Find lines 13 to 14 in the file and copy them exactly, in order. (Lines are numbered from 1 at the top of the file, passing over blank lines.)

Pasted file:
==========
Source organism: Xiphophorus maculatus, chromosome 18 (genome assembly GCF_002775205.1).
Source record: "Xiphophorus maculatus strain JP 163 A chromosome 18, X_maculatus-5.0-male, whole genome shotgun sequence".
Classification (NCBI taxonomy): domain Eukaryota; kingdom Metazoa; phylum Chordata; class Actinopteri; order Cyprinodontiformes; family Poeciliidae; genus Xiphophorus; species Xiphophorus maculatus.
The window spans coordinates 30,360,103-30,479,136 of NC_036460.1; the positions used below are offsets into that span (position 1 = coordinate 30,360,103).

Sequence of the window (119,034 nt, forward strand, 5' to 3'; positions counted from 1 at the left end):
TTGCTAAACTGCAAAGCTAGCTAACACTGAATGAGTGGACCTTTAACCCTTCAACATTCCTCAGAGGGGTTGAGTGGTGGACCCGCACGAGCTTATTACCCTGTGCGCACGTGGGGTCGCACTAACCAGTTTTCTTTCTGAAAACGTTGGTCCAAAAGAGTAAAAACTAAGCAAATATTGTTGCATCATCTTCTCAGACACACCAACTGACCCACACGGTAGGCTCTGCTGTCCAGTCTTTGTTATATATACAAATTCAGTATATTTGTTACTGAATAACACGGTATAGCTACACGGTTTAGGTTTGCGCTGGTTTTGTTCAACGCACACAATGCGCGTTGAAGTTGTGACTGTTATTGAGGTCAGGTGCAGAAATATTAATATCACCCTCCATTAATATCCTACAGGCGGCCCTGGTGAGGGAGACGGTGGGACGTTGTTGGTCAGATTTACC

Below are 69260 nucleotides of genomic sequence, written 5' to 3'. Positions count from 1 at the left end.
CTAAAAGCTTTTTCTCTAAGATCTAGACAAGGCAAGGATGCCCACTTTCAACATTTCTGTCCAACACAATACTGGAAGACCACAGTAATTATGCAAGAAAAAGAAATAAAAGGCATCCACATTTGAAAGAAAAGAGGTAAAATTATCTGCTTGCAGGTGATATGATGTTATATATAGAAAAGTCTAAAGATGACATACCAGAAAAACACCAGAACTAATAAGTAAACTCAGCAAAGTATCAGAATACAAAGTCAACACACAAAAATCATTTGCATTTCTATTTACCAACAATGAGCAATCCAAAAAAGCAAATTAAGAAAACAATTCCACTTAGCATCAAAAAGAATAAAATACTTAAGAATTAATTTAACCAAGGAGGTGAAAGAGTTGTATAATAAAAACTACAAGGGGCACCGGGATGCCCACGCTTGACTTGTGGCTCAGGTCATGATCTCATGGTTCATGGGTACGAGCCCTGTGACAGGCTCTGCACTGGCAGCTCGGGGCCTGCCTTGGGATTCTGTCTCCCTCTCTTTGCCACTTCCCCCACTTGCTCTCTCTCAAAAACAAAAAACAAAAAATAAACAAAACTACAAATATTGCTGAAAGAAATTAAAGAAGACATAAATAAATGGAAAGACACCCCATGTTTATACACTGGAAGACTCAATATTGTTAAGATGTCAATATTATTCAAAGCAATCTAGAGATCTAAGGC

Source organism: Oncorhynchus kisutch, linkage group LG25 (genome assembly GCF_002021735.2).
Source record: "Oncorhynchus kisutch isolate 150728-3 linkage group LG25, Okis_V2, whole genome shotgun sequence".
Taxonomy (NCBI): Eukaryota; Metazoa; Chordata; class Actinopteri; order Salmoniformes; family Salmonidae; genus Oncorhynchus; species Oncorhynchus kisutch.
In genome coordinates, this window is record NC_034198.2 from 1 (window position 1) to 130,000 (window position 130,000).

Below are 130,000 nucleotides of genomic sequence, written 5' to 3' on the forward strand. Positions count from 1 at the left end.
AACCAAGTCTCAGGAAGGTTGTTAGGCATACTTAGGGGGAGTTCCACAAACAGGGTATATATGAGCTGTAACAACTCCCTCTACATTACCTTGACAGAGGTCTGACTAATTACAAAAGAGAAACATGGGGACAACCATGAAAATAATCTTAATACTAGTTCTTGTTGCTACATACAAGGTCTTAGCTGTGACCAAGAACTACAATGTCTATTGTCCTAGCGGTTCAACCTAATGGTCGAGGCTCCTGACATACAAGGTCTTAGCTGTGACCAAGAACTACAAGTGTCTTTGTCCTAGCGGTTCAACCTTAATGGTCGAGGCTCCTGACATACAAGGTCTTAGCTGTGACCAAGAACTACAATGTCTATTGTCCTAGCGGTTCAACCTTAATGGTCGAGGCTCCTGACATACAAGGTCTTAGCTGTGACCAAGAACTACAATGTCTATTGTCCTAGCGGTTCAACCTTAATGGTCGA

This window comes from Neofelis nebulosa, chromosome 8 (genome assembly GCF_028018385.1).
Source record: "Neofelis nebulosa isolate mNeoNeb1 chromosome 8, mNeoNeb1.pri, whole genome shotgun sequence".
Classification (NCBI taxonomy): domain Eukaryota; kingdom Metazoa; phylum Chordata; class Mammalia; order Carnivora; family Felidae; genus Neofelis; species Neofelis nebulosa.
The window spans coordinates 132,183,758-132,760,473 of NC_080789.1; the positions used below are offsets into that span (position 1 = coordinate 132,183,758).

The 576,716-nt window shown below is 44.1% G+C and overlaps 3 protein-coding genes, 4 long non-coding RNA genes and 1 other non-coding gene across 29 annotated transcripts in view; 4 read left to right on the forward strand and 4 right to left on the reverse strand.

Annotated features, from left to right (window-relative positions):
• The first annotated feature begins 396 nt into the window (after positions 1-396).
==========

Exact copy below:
Below are 130,000 nucleotides of genomic sequence, written 5' to 3' on the forward strand. Positions count from 1 at the left end.
AACCAAGTCTCAGGAAGGTTGTTAGGCATACTTAGGGGGAGTTCCACAAACAGGGTATATATGAGCTGTAACAACTCCCTCTACATTACCTTGACAGAGGTCTGACTAATTACAAAAGAGAAACATGGGGACAACCATGAAAATAATCTTAATACTAGTTCTTGTTGCTACATACAAGGTCTTAGCTGTGACCAAGAACTACAATGTCTATTGTCCTAGCGGTTCAACCTAATGGTCGAGGCTCCTGACATACAAGGTCTTAGCTGTGACCAAGAACTACAAGTGTCTTTGTCCTAGCGGTTCAACCTTAATGGTCGAGGCTCCTGACATACAAGGTCTTAGCTGTGACCAAGAACTACAATGTCTATTGTCCTAGCGGTTCAACCTTAATGGTCGAGGCTCCTGACATACAAGGTCTTAGCTGTGACCAAGAACTACAATGTCTATTGTCCTAGCGGTTCAACCTTAATGGTCGA